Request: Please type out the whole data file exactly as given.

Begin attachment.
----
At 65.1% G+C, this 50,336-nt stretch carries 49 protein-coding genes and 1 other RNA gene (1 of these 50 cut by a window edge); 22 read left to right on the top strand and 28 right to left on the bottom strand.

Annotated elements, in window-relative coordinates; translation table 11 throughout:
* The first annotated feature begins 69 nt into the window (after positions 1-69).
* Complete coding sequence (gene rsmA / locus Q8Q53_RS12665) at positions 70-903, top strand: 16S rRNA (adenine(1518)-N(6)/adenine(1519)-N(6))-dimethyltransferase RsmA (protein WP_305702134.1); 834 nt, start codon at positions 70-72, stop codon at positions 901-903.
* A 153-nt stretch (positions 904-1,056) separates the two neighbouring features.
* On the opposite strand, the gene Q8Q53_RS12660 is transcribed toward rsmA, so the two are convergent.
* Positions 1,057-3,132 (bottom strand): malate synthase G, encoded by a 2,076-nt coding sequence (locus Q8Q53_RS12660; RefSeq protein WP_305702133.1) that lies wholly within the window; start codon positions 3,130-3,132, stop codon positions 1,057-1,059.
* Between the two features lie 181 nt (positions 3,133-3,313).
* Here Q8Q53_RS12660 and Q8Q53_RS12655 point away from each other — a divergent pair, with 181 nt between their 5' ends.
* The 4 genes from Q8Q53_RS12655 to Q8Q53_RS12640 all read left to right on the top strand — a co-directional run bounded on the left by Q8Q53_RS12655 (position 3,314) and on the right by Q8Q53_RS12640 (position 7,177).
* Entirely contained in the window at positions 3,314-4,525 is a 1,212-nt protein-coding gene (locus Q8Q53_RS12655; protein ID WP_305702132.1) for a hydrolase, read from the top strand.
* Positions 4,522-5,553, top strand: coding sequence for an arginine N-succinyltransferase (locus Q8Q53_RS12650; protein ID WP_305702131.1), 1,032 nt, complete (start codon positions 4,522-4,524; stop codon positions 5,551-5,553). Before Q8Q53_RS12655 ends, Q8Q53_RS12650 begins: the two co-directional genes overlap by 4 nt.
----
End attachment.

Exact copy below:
At 65.1% G+C, this 50,336-nt stretch carries 49 protein-coding genes and 1 other RNA gene (1 of these 50 cut by a window edge); 22 read left to right on the top strand and 28 right to left on the bottom strand.

Annotated elements, in window-relative coordinates; translation table 11 throughout:
* The first annotated feature begins 69 nt into the window (after positions 1-69).
* Complete coding sequence (gene rsmA / locus Q8Q53_RS12665) at positions 70-903, top strand: 16S rRNA (adenine(1518)-N(6)/adenine(1519)-N(6))-dimethyltransferase RsmA (protein WP_305702134.1); 834 nt, start codon at positions 70-72, stop codon at positions 901-903.
* A 153-nt stretch (positions 904-1,056) separates the two neighbouring features.
* On the opposite strand, the gene Q8Q53_RS12660 is transcribed toward rsmA, so the two are convergent.
* Positions 1,057-3,132 (bottom strand): malate synthase G, encoded by a 2,076-nt coding sequence (locus Q8Q53_RS12660; RefSeq protein WP_305702133.1) that lies wholly within the window; start codon positions 3,130-3,132, stop codon positions 1,057-1,059.
* Between the two features lie 181 nt (positions 3,133-3,313).
* Here Q8Q53_RS12660 and Q8Q53_RS12655 point away from each other — a divergent pair, with 181 nt between their 5' ends.
* The 4 genes from Q8Q53_RS12655 to Q8Q53_RS12640 all read left to right on the top strand — a co-directional run bounded on the left by Q8Q53_RS12655 (position 3,314) and on the right by Q8Q53_RS12640 (position 7,177).
* Entirely contained in the window at positions 3,314-4,525 is a 1,212-nt protein-coding gene (locus Q8Q53_RS12655; protein ID WP_305702132.1) for a hydrolase, read from the top strand.
* Positions 4,522-5,553, top strand: coding sequence for an arginine N-succinyltransferase (locus Q8Q53_RS12650; protein ID WP_305702131.1), 1,032 nt, complete (start codon positions 4,522-4,524; stop codon positions 5,551-5,553). Before Q8Q53_RS12655 ends, Q8Q53_RS12650 begins: the two co-directional genes overlap by 4 nt.